• $\begingroup$ It's also hard to imagine creatures that could destroy a tank with its jaws. $\endgroup$ – Oldcat Sep 24 '15 at 22:09
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First off, mechs with arms which are most commonly referred to as a gundam styled mech, uses opposable arms which match the shape and combat style of people. But by mimicking the shape of a person, that limits the possibilities a single mech can hold. Keep in mind the mechanics that are required for functional arms and legs. By mimicking people, the arms will have a limited carrying weight. The legs which would be limited by the over all weight of the mech and arms, plus whatever is equipped to the arms. This is a lot of hydraulic strain for two legs plus the arms. So gundam styled mechs, while possible, would be not be helpful on a battle field.

Some mechs could have arms that have little to no movability. This means less hydraulic strain on the arms and more strength can be focused on the legs. Not to mention, if body no longer goes by human shape, mechs could have a tank like, turntable torso, which allows for 360 degree visibility, as well as quick utilization of weapons instead of turning the head to look, and then the torso to react.

The torso contains a lot of important electronics and equipment like the reactor, and all the main electronics to deliver power and hydraulic fluid to all the parts of the mech. Then the legs, which supports literally every part of your mech. They need to be VERY strong. The strength of the legs is what will limit what can be equipped to each mech. On the left and right are the arms or weapon pods. Mechs don't have to have arms. The best example of this is the UrbanMech. (Picture below) Urbanmech example

The arms will most likely be where the majority of your weapons will be located, as well as maybe one or two on the torso. With both arms having weapons, one can be sacrificed to keep harm from the torso and cockpit.

Now, with size and speed differences of each mech, there will be separate classes. There are light, medium, heavy, and assault mechs. Light bots would be small, fast, and have small weapons. They are commonly scouts, or deployed in groups to take out heavy and assault mechs. They could usually outrun most larger mechs if need be. Light mech example - locust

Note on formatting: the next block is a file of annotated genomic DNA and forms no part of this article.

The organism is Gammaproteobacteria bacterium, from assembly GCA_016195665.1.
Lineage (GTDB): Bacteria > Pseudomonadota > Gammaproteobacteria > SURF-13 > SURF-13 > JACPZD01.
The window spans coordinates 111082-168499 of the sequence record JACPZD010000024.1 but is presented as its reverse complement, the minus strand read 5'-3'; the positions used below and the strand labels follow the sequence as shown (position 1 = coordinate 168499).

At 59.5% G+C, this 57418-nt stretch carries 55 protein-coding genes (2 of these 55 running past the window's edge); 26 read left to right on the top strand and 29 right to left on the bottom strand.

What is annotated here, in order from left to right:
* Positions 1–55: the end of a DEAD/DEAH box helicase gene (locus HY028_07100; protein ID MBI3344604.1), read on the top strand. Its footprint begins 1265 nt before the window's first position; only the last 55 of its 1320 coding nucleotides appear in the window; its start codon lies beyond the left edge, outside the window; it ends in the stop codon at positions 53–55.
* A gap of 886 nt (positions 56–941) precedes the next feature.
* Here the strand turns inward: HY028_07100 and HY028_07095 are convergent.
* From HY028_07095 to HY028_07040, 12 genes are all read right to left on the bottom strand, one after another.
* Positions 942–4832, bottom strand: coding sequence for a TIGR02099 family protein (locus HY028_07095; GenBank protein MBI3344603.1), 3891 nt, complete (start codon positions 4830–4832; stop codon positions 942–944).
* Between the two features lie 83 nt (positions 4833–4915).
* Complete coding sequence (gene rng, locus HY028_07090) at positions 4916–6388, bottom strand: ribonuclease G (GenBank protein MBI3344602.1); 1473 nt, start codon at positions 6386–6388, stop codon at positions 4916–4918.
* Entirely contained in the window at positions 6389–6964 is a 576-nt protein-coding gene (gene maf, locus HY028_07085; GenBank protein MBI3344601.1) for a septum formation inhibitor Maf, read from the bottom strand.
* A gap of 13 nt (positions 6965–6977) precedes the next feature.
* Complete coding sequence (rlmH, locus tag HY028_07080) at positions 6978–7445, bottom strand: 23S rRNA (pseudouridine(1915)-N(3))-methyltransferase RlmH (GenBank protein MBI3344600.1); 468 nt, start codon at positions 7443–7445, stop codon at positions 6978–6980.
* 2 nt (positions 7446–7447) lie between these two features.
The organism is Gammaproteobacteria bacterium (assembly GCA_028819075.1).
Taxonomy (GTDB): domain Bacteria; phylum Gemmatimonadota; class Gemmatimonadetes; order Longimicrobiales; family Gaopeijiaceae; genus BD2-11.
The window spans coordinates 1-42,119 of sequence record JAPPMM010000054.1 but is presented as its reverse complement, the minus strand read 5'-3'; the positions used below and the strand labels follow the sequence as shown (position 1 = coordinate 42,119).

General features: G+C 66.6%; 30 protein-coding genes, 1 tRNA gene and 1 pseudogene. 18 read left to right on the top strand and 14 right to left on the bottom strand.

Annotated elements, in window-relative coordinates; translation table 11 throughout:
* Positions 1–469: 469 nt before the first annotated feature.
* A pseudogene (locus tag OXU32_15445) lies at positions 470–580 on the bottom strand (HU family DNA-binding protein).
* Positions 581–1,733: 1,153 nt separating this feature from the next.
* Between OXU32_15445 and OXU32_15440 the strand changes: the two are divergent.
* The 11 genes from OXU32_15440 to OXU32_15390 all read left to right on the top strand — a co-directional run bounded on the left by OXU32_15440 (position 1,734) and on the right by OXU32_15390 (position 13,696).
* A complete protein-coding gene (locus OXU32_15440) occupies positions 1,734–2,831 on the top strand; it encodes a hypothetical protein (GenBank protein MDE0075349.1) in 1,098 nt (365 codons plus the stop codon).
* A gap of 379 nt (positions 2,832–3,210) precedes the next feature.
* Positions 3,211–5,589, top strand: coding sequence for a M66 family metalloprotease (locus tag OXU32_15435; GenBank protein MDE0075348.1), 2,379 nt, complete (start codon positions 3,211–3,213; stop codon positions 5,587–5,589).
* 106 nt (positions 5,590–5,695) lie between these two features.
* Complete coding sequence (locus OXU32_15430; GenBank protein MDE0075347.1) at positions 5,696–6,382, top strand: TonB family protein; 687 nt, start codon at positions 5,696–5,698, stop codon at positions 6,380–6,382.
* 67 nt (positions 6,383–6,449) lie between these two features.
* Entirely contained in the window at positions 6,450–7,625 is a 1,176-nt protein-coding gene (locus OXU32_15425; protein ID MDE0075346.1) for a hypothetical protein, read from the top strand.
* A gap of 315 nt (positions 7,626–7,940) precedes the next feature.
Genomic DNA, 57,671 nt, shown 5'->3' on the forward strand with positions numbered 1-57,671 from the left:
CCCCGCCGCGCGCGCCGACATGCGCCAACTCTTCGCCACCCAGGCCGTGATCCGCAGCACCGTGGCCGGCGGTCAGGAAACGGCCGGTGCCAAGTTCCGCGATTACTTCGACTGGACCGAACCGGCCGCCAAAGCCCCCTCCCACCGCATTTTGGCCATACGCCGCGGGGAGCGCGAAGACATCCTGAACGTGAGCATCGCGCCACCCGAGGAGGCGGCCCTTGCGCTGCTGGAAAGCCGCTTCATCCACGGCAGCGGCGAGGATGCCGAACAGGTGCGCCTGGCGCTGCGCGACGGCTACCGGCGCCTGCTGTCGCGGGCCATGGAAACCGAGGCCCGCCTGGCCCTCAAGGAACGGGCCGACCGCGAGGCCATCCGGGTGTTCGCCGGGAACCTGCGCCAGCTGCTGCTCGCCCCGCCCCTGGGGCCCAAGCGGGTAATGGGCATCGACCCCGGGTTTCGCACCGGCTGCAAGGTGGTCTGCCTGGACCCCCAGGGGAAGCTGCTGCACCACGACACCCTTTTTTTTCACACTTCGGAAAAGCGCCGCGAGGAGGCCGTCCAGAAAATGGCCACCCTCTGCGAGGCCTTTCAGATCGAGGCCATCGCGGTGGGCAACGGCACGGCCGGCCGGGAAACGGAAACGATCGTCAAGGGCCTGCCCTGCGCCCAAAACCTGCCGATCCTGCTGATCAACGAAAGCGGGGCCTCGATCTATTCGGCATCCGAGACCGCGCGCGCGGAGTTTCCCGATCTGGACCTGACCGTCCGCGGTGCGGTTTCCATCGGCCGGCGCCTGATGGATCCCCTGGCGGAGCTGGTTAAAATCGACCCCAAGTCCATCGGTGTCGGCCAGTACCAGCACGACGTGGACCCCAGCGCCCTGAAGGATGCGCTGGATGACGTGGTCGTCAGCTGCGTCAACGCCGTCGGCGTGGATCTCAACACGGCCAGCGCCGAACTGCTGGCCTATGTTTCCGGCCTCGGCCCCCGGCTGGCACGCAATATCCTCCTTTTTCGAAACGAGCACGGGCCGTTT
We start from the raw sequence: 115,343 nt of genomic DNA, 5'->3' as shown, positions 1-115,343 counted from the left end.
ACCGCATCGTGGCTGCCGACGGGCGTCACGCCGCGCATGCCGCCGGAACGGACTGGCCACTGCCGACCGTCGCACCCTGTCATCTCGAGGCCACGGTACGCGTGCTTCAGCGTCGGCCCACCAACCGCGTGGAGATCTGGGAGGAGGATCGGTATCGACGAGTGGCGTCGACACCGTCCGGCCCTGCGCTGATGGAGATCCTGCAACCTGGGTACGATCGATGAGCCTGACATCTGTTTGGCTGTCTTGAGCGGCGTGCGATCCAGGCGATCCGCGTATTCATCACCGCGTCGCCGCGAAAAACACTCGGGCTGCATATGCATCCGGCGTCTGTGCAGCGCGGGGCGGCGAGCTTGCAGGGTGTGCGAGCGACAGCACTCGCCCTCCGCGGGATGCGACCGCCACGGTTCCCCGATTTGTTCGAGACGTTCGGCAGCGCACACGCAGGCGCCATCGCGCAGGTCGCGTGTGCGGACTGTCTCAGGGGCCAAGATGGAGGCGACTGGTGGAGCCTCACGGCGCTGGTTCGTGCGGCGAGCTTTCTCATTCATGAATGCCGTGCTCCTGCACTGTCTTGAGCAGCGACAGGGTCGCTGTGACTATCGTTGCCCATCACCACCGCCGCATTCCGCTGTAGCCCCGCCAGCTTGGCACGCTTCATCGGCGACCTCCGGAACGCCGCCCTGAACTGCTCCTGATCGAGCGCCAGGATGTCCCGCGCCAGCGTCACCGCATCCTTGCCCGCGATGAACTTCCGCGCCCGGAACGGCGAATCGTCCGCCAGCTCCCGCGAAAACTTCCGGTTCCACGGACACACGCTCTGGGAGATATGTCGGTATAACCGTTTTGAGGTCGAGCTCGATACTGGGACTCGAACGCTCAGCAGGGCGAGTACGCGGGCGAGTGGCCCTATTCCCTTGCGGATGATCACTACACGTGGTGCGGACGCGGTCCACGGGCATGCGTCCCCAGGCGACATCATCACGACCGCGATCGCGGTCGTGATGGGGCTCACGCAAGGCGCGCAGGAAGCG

Next are medium mechs. These mechs are used to fill the gaps between the small and fast, and the big and strong. They would be used as foot soldiers mostly, but can fill a variety of roles. Medium mech example - Nova

Then there would be heavy mechs. These mechs would be slow, and very, very tough. Their size often hinders them against light mechs. They could carry heavier weapons than most mechs.

Heavy mech example - Hunchback

Then there are assault mechs. They are about as heavily armored and slow as heavy mechs, but can carry more weapons instead of just bigger ones. Once again, someone in a proper light mech can out speed them, but just like heavy mechs, they are best taken down by at least a medium mech.

Assualt mech example - Kodiak

And that's pretty much it. The real world application of mechs such as this could be limitless. They carry, and can survive hits from weapons way larger than what is carried by a tank and survive bombardments of missiles.

Sure two legged robots are usually unstable, but look at not only how big they are (it would be hard to knock them down with really anything) and the base of their feet are quite large. While they would cost more than most other vehicles of war, all other ones would really become obsolete. A simple AMS (Anti-Missile-System) could defend against anything airborne, while enormous guns would enable the mech to protect itself. The engineering is there, but the military hasn't put forward the effort to make these war machines reality. They could be more dangerous than anything we have ever created.

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  • $\begingroup$ The question is asking "Will a walking mecha ever be a practical option, relative to a tank or plane?" This reads like a fluff piece for the categories of mechs in a particular franchise. $\endgroup$ – sphennings Nov 29 '17 at 0:44
  • $\begingroup$ You need to pay attention to what I said about size comparisons versus tanks. They are bigger, have heavier, thicker armor, and as you can probably imagine, the legs make them more maneuverable. I cant do all the thinking for everyone. It provides an answer by giving a picture of where all equipment will be put and the uses of different classes of such machines in comparison to tanks and planes, as such mechs can carry larger than normal weaponry, and withstand more abuse than modern war machines. This was all explained. $\endgroup$ – Micah Da Canon Nov 29 '17 at 18:05